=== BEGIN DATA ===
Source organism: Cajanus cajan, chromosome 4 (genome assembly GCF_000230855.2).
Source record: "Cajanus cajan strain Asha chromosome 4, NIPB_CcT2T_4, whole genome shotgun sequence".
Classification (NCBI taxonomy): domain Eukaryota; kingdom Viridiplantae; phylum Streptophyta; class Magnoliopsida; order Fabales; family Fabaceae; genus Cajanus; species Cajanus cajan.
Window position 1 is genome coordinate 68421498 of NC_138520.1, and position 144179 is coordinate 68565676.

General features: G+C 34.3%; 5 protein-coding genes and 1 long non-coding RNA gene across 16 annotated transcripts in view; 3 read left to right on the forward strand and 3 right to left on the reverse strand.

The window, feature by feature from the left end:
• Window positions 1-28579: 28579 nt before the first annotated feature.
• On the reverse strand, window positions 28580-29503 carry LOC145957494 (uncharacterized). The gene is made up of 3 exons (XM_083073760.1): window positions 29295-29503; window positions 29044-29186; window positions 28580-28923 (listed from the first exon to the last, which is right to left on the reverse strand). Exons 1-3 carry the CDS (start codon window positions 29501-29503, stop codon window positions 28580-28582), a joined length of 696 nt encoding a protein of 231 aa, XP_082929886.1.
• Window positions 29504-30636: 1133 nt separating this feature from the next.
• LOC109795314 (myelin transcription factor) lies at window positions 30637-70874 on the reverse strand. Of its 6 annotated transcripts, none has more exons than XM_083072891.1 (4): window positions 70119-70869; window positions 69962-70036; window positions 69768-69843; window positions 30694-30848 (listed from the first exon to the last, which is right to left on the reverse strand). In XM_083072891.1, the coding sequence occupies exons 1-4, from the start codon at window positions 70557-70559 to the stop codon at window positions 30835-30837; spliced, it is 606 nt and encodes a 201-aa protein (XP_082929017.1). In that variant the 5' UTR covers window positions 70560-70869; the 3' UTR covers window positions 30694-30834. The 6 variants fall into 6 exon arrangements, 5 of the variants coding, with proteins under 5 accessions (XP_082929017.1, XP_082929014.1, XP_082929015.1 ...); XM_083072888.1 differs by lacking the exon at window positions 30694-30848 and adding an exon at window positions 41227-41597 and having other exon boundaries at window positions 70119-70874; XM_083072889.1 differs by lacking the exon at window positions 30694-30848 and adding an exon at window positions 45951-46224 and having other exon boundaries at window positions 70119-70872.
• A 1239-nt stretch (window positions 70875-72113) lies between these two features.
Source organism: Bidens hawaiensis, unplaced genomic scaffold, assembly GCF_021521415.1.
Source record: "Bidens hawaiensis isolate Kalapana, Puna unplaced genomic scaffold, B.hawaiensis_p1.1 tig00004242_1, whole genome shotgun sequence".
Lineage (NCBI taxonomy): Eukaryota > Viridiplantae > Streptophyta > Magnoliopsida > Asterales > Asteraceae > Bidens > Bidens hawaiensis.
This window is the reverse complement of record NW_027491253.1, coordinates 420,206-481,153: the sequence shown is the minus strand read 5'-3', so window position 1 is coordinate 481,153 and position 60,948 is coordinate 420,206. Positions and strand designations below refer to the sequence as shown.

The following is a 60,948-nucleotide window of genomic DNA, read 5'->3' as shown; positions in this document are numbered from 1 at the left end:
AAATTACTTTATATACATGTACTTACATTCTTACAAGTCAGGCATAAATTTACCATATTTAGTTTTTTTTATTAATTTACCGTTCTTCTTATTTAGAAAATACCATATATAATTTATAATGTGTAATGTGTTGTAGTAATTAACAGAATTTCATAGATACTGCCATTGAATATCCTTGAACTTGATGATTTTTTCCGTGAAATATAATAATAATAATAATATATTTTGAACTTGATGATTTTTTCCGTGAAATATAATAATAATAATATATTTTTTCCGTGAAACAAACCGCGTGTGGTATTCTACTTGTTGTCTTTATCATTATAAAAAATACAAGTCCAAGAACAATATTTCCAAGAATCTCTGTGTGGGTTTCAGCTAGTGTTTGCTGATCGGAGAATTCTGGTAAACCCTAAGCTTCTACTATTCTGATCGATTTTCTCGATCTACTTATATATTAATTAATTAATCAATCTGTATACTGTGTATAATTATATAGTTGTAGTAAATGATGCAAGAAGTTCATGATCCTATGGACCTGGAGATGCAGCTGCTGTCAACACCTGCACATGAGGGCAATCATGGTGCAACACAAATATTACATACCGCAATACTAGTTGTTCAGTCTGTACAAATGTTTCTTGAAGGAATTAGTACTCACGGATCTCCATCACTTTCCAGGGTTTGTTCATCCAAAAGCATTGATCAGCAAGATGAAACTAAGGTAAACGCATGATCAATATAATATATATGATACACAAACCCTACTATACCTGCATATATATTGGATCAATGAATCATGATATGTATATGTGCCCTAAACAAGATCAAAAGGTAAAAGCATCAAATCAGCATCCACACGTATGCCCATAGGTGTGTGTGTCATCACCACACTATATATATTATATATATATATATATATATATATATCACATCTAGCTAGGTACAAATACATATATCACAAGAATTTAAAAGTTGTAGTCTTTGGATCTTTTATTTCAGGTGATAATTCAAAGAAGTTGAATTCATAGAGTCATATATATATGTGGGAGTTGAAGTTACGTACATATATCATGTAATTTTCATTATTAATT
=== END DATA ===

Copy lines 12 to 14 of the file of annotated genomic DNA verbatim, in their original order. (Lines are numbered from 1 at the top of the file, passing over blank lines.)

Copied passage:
Source organism: Bidens hawaiensis, unplaced genomic scaffold, assembly GCF_021521415.1.
Source record: "Bidens hawaiensis isolate Kalapana, Puna unplaced genomic scaffold, B.hawaiensis_p1.1 tig00004242_1, whole genome shotgun sequence".
Lineage (NCBI taxonomy): Eukaryota > Viridiplantae > Streptophyta > Magnoliopsida > Asterales > Asteraceae > Bidens > Bidens hawaiensis.